38 North

Nuclear Weapons in South Korea? Not So Fringe Anymore.

the Biden administration needs to re-examine the current deterrence arrangements and modify it to better address the changing security environment

August 21, 2021

This opinion piece was originally published in The National Interest

Don’t be taken aback if one of the hottest issues for South Korea’s upcoming presidential election is nuclear weapons—more specifically, the need for South Korea to possess its own. While North Korea has refrained from nuclear weapons testing since 2017, the progress they demonstrated in the past has moved the nuclear debate to the forefront of South Korean society. This year, Kim Jong-un’s remarks about strengthening the Democratic People’s Republic of Korea’s (DPRK) nuclear arsenal delivered at the recent Eighth Party Congress was enough for South Korean conservatives to once again stand in favor of developing their own nuclear weapons. With the South Korean presidential election in March 2022 quickly approaching, political discourse in Seoul about nuclear armament is a trend not to be ignored by the U.S. government.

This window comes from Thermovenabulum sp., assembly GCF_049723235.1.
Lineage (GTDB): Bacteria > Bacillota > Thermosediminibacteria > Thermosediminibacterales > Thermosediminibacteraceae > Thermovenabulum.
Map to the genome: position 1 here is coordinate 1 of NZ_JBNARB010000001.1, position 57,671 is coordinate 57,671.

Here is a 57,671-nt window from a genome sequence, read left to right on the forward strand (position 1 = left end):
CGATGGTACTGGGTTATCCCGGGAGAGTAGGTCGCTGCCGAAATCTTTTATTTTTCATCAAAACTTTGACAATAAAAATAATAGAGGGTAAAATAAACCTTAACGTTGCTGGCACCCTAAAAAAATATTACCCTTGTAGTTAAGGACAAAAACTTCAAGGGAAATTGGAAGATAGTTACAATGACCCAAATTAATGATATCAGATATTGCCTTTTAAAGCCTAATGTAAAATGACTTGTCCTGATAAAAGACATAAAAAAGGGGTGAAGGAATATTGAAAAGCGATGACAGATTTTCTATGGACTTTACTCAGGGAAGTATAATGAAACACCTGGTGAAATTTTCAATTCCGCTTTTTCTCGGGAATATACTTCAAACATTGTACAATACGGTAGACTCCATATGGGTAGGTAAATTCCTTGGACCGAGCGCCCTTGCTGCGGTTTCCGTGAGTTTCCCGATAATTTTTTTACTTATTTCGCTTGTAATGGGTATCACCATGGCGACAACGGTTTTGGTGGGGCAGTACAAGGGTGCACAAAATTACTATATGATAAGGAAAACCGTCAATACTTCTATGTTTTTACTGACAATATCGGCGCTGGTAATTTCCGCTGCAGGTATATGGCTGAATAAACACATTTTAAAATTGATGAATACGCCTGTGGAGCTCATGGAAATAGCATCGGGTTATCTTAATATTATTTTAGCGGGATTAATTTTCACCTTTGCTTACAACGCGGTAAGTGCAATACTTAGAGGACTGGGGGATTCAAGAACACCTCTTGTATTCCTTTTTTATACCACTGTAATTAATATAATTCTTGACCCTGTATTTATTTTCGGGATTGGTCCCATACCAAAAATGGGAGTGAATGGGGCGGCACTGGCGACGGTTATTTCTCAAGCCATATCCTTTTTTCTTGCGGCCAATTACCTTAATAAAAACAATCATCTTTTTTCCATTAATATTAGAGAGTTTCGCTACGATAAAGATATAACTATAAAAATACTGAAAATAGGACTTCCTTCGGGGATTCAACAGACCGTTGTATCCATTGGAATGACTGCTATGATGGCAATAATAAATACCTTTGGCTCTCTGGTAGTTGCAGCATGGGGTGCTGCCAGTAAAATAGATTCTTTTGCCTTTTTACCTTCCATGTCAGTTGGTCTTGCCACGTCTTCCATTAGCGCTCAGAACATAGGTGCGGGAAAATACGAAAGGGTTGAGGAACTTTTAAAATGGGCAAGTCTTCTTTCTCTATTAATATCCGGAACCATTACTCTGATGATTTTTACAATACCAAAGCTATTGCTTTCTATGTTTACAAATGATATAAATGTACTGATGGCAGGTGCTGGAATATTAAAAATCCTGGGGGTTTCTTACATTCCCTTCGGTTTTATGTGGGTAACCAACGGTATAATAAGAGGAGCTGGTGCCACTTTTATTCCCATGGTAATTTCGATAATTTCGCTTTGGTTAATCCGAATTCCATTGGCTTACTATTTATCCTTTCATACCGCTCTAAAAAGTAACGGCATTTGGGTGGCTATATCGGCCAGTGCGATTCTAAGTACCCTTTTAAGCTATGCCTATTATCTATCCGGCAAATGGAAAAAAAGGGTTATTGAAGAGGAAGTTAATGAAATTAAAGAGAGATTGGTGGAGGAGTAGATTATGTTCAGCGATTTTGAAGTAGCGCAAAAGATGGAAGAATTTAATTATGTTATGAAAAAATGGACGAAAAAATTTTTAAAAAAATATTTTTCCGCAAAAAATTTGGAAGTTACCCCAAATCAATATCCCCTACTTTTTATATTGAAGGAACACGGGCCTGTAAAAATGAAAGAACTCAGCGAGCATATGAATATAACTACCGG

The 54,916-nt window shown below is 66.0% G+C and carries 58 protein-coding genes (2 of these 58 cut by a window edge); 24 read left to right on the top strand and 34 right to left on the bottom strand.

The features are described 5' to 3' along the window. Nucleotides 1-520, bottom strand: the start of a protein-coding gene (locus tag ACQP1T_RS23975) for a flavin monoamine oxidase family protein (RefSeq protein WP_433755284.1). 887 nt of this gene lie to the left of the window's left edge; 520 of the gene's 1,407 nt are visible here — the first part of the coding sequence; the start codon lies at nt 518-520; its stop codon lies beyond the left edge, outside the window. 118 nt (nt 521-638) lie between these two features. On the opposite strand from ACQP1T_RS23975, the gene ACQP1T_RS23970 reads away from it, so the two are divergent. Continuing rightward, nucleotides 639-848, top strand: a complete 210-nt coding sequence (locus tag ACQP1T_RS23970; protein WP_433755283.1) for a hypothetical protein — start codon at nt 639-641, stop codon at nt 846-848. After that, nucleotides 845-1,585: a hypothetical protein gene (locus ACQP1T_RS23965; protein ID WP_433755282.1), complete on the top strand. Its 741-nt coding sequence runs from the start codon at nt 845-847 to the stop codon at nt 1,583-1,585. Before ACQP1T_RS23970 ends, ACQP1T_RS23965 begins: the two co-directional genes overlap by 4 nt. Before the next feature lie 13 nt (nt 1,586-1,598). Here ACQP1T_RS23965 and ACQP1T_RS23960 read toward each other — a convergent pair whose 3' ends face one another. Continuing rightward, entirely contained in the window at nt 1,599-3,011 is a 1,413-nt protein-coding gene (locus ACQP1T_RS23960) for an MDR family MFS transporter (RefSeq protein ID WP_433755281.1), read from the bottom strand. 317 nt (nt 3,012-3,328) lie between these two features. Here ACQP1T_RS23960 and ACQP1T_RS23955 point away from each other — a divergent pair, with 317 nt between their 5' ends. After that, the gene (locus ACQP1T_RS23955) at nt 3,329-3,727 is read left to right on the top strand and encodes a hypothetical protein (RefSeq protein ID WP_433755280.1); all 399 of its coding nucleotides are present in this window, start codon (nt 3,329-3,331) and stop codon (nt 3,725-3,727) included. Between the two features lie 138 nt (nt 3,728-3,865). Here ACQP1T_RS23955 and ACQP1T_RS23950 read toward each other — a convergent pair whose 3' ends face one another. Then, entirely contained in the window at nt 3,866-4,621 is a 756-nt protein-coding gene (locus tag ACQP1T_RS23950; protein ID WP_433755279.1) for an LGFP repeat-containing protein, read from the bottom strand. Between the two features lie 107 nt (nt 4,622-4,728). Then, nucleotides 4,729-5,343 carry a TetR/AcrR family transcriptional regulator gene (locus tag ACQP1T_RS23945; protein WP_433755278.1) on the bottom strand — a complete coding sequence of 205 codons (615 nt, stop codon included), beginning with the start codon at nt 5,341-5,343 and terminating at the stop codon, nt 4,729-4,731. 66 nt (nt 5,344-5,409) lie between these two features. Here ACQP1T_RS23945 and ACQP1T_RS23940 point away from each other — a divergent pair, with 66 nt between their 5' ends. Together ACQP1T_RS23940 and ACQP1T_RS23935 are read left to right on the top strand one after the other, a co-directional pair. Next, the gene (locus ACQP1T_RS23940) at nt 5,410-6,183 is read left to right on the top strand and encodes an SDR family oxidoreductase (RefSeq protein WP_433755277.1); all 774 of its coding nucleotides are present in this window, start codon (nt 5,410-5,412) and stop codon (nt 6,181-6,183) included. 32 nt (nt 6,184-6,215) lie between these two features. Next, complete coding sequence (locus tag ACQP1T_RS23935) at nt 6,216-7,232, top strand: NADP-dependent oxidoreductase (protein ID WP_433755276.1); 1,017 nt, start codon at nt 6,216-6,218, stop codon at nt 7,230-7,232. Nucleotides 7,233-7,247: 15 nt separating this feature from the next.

Hawkish voices in favor of nuclearization in South Korea are not new. Since 2006, the year of DPRK’s first nuclear test, the South Korean public and right-leaning politicians have consistently voiced concerns about South Korea’s national security in the context of an unpredictable and nuclear North Korea. Key members of leading conservative parties over the years have often cited the tenuous credibility of America’s extended deterrence and the asymmetrical security environment on the Korean Peninsula—with the Republic of Korea (ROK) only possessing conventional weapons—as reasons to pursue nuclear options. Such options range from the redeployment of U.S. tactical nuclear weapons, a “NATO-style” nuclear-sharing agreement with the United States, or even an indigenous nuclear arsenal. 

Read the full op-ed in The National Interest.

William Kim is a researcher at the Stimson Center’s 38 North Program. A graduate of Boston College, he has previously worked with Congressman Adam Smith and the House Armed Services Committee.

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